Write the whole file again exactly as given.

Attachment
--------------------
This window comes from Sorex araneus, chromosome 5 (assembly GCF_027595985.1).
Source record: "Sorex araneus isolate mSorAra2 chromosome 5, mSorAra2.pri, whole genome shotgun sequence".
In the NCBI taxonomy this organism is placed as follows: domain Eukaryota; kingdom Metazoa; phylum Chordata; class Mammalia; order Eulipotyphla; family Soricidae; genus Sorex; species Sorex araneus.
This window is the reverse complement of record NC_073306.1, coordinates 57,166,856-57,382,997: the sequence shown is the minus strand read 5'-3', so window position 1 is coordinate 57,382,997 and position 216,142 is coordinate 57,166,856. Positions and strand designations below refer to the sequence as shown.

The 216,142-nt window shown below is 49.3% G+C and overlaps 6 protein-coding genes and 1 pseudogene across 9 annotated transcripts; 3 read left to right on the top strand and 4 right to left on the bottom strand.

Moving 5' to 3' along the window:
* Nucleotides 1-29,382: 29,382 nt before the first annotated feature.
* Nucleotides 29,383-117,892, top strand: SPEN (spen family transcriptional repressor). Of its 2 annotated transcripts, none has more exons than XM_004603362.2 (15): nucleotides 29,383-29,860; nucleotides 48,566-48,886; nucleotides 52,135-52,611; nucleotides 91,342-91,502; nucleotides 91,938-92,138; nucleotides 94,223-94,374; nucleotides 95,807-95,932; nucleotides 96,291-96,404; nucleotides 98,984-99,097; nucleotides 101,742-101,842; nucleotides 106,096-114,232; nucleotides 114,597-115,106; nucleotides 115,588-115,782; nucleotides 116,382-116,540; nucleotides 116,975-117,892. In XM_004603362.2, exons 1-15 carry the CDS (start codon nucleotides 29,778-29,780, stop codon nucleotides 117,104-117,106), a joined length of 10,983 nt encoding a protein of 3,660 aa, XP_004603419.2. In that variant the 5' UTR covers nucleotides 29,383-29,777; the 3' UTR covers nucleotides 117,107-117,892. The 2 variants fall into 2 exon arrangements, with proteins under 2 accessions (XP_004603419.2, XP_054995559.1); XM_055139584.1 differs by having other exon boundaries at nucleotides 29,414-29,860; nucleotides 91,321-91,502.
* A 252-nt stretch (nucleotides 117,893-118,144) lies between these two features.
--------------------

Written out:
This window comes from Sorex araneus, chromosome 5 (assembly GCF_027595985.1).
Source record: "Sorex araneus isolate mSorAra2 chromosome 5, mSorAra2.pri, whole genome shotgun sequence".
In the NCBI taxonomy this organism is placed as follows: domain Eukaryota; kingdom Metazoa; phylum Chordata; class Mammalia; order Eulipotyphla; family Soricidae; genus Sorex; species Sorex araneus.
This window is the reverse complement of record NC_073306.1, coordinates 57,166,856-57,382,997: the sequence shown is the minus strand read 5'-3', so window position 1 is coordinate 57,382,997 and position 216,142 is coordinate 57,166,856. Positions and strand designations below refer to the sequence as shown.

The 216,142-nt window shown below is 49.3% G+C and overlaps 6 protein-coding genes and 1 pseudogene across 9 annotated transcripts; 3 read left to right on the top strand and 4 right to left on the bottom strand.

Moving 5' to 3' along the window:
* Nucleotides 1-29,382: 29,382 nt before the first annotated feature.
* Nucleotides 29,383-117,892, top strand: SPEN (spen family transcriptional repressor). Of its 2 annotated transcripts, none has more exons than XM_004603362.2 (15): nucleotides 29,383-29,860; nucleotides 48,566-48,886; nucleotides 52,135-52,611; nucleotides 91,342-91,502; nucleotides 91,938-92,138; nucleotides 94,223-94,374; nucleotides 95,807-95,932; nucleotides 96,291-96,404; nucleotides 98,984-99,097; nucleotides 101,742-101,842; nucleotides 106,096-114,232; nucleotides 114,597-115,106; nucleotides 115,588-115,782; nucleotides 116,382-116,540; nucleotides 116,975-117,892. In XM_004603362.2, exons 1-15 carry the CDS (start codon nucleotides 29,778-29,780, stop codon nucleotides 117,104-117,106), a joined length of 10,983 nt encoding a protein of 3,660 aa, XP_004603419.2. In that variant the 5' UTR covers nucleotides 29,383-29,777; the 3' UTR covers nucleotides 117,107-117,892. The 2 variants fall into 2 exon arrangements, with proteins under 2 accessions (XP_004603419.2, XP_054995559.1); XM_055139584.1 differs by having other exon boundaries at nucleotides 29,414-29,860; nucleotides 91,321-91,502.
* A 252-nt stretch (nucleotides 117,893-118,144) lies between these two features.